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"HUMANS do it better." - Ssshawnnn

Enhanced Crystallized Perception = Literary Masterpiece?

  • Date Submitted: 01/28/2010 01:31 AM
  • Flesch-Kincaid Score: 47.2 
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Throughout American Literature, there are hundreds of authors who have left their imprint on society by writing socially significant novels. Their intriguing styles and methods of conveying themes are undisputed, but the question of what inspires them is still debated and analyzed. A novel can be powerful, provocative, and profound, and can leave a lasting impression. This impression creates a curiosity throughout the public. This curiosity is about the mind who crafted such an intricate story. Readers wonder what could have possibly influenced these authors, or what could have happened in their lives to inspire such a lasting milestone on the face of literature. Ken Kesey is an author whose themes and characters are mirrored through his personal, early life. Kesey’s most significant projects, One Flew Over The Cuckoos Nest and Sometimes A Great Notion contain diverse characters, and the events are incommensurable, but his constant theme of rebellion and nonconformity is invariably present. Kesey’s early experiences with psychoactive drugs and his involvement with the “Merry Pranksters” inspired him to write novels whose themes and characters exemplify individualism, rebellion, and the negative effects that a stringent society has on human beings.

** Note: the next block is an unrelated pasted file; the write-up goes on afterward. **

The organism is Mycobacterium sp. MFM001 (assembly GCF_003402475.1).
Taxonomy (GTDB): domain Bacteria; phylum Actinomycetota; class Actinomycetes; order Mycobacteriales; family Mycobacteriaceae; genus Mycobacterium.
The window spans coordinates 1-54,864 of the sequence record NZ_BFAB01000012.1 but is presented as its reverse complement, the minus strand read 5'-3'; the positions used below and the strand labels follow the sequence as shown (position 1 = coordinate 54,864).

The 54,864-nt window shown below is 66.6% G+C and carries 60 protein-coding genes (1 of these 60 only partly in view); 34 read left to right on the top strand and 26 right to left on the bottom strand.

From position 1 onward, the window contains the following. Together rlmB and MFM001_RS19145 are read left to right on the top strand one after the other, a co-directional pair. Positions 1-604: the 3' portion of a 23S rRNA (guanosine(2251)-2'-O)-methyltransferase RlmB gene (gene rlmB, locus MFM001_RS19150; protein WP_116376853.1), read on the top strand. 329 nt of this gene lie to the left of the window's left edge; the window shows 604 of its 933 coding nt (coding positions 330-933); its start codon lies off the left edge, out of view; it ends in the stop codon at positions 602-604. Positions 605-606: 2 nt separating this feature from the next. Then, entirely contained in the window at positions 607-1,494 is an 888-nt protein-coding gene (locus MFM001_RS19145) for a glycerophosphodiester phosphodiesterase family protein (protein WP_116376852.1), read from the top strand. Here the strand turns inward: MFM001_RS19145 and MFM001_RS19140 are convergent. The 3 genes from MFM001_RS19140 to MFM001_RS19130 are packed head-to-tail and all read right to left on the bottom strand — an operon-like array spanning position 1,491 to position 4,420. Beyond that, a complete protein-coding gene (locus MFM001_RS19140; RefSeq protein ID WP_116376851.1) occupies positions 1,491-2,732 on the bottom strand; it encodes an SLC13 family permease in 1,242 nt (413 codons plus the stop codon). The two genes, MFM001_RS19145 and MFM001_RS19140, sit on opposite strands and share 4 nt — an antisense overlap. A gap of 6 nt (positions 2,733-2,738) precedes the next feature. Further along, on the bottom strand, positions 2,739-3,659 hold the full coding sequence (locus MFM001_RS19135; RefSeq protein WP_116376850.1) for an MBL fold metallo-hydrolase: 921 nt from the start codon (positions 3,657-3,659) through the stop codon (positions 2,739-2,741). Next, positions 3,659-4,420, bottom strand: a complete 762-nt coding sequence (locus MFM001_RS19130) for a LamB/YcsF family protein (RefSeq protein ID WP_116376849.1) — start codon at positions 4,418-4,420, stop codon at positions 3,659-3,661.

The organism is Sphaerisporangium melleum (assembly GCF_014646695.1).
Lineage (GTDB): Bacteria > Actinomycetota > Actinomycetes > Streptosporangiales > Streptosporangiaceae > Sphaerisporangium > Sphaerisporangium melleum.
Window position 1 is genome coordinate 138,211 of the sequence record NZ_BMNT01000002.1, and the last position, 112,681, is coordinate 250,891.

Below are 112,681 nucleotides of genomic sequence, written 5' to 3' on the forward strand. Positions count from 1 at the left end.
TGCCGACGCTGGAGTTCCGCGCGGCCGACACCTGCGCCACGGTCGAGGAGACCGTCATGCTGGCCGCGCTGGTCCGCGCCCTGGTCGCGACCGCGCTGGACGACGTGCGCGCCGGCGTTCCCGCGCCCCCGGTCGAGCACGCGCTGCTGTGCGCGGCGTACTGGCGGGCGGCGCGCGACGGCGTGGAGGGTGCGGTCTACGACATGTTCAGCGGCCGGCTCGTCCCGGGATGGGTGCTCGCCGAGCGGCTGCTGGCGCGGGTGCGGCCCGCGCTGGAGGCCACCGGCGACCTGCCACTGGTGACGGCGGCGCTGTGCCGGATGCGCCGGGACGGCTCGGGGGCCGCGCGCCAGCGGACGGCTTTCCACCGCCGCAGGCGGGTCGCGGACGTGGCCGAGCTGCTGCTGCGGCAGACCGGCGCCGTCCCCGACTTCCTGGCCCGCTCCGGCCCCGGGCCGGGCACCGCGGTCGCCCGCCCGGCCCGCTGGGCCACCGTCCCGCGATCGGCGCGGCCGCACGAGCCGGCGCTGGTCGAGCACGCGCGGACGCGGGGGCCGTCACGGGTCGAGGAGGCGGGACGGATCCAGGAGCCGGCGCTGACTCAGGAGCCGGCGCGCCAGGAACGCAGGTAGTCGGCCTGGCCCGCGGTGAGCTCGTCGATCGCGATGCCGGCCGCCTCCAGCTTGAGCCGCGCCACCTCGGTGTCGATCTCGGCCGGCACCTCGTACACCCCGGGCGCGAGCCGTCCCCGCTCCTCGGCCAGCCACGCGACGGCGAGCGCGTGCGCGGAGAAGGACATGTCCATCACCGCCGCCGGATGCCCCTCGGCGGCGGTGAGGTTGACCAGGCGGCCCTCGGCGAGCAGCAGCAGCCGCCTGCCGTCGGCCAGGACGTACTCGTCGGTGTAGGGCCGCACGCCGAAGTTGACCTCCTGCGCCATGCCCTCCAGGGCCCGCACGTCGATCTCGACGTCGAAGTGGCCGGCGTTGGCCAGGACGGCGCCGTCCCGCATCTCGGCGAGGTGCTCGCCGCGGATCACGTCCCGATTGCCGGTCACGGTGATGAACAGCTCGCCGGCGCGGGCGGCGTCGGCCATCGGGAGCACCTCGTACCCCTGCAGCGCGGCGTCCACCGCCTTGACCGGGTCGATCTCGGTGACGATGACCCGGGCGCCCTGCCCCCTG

Ken Kesey took part in many different careers throughout his life, including a farmer, artist, and a night attendant at a psychiatric ward. During his childhood he earned a great respect for nature, and a fascination with illusion and magic, which he practiced throughout his high school years. As he developed his trademark style which was influenced by transcendentalist ideas, his love for cinema, and the satire of Mark Twain, he engaged in activities that would be essential in inspiring him to write his novels. Kesey’s college years were where he had his first experiences with drugs. He enrolled in a creative writing course in Stanford University in the late fifties and early sixties, right around the birth of...

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